Well, we're back on today's BradCast --- like it or not --- after our holiday break, with a head cold (but not COVID) and a doozy of a day in Washington D.C.! [Audio link to full show follows this summary.]
For the first time in 100 years, the party in charge of the U.S. House --- which would theoretically now be the Republicans --- adjourned on the first day of the new, 118th Congress without electing a House Speaker.
After three ballots in which he failed to win the 218 votes needed, Republican Majority Leader Kevin McCarthy of California actually lost one of his votes on the third ballot to Republican Jim Jordan. The Ohio right-winger received 20 votes in the third round of voting, even after he had actually been the one to nominate McCarthy on the second round. And even after McCarthy had desperately attempted to broker deals for votes up until this afternoon.
On all three ballots, Democrats remained unified behind their new leader, Hakeem Jeffries of New York. He received 212 votes to McCarthy's 203 in the first and second round. McCarthy won only 202 on the last ballot before Republicans decided to adjourn for the day and regroup before trying again tomorrow. While Jeffries won more votes than anyone else on all three ballots, a majority of members present and voting is required to win the Speakership. That number today --- and presumably tomorrow --- is 218.
Without a Speaker, no business in the House can proceed. Given the silly business planned by the GOP majority in the House, that's no great loss. Back in December of 1855 it took until February of 1856 for a speaker to be chosen. But since the Civil War, there has only been one time until today --- way back in 1923 --- that the majority party was unable to elect a Speaker without multiple ballots. It remains to be seen how long it will now take Republicans to select a Speaker this time, as at least 20 GOP "rebels", led by Florida's Rep. Matt Gaetz, appear to be "Never Kevins" for the time being, with no particular Plan B in sight.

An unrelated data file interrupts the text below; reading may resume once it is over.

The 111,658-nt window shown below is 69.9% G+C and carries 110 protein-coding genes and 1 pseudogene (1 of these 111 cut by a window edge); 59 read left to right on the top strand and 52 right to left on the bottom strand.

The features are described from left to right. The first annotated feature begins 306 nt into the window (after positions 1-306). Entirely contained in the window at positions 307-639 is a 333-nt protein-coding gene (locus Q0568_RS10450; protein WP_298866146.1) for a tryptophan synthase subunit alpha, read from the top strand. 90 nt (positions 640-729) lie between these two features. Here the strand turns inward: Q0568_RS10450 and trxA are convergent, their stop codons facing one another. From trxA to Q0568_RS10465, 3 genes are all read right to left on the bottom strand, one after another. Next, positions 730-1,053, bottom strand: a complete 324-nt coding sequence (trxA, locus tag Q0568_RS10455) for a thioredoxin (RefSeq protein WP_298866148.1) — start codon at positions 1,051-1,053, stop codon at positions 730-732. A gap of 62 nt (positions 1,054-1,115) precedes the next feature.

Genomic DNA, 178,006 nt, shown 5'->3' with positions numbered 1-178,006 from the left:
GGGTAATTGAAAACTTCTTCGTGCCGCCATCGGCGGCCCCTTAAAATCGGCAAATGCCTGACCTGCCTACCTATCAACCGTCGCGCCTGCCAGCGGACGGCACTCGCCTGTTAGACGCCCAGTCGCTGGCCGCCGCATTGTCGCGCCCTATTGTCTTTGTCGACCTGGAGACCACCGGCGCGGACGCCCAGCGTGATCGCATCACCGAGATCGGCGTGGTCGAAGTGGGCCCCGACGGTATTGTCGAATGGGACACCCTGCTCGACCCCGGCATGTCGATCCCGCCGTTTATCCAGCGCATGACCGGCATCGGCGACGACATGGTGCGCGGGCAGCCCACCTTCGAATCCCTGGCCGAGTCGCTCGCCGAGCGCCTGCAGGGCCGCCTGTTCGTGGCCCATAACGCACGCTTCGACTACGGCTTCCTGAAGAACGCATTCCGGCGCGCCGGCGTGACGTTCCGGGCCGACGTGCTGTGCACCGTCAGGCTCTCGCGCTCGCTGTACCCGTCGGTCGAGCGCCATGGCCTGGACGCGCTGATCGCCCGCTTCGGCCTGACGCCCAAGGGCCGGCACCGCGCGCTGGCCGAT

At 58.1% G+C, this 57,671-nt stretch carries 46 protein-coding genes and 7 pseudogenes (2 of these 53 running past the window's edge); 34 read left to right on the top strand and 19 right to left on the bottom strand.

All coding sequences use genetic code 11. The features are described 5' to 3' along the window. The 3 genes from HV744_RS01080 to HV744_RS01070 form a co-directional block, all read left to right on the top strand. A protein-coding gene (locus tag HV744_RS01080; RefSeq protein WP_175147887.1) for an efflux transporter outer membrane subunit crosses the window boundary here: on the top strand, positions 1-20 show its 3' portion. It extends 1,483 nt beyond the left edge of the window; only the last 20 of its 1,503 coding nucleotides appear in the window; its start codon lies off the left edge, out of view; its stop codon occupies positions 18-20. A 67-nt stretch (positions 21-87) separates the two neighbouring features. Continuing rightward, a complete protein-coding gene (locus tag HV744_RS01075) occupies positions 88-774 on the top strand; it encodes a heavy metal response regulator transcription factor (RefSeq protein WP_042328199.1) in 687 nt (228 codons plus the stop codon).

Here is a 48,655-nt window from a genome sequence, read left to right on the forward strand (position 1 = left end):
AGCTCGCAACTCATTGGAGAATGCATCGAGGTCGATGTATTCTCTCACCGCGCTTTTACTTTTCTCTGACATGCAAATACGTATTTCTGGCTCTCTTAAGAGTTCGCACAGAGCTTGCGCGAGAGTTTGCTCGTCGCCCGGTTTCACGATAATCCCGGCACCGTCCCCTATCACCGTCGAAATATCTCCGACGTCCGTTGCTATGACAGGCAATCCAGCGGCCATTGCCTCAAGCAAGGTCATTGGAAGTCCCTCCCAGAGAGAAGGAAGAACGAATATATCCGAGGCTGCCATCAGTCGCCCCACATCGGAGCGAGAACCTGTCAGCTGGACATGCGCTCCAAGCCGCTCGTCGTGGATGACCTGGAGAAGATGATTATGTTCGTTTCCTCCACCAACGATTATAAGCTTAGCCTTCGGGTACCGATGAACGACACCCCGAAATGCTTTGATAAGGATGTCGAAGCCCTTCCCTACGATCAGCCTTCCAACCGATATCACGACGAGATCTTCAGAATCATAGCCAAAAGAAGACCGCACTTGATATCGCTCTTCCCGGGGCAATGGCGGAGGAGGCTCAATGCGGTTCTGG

House Dems, of course, are eating it all up, as they should. We'll see how it goes tomorrow.
Also today, we catch up with a few items we missed while away over the holidays. Specifically, some of the remaining statewide contests in Arizona, one of which was still somewhat up-in-the-air before we left in the formerly "red" state.
Over the holidays, the GOP's gubernatorial candidate and Donald Trump "Mini-me", Kari Lake, saw her election challenge dismissed by a Maricopa County Superior Court Judge after she was certified to have lost by some 12,000 votes out of more than 2.5 million cast. Her victorious opponent, Democrat Katie Hobbs, was sworn in as the state's new Governor on New Years Day after receiving a generous hand-written note of welcome from her not-insane Republican predecessor, Gov. Doug Ducey.
But the incredibly tight Attorney General's race in the Grand Canyon State was still facing an automatic recount through the holidays after Democrat Kristin Mayes was certified as having defeated 2020 election denier Abe Hamadeh by just 511 votes.
At year's end, the state's mostly machine-recount wrapped up, with Mayes remaining victorious over the Republican by 280 votes. That's actually a fairly sizeable vote shift for a machine-recount, with most of the changes being attributed to "human error" in the original count in Republican-heavy Pinal County.
Hamadeh, like Lake, vows to continue to challenge the results. Nonetheless, Democrats in the state were sworn in to office for Governor, Sec. of State and Attorney General on January 1. Arizona's Democratic U.S. Senator Mark Kelly was sworn in for his first full six-year term today in D.C. after also winning election in the state in November, as the fall-out and disarray from the Trump Era for Republicans continues from D.C. to Phoenix and beyond.
Happy New Year!
(Snail mail support to "Brad Friedman, 7095 Hollywood Blvd., #594 Los Angeles, CA 90028" always welcome too!)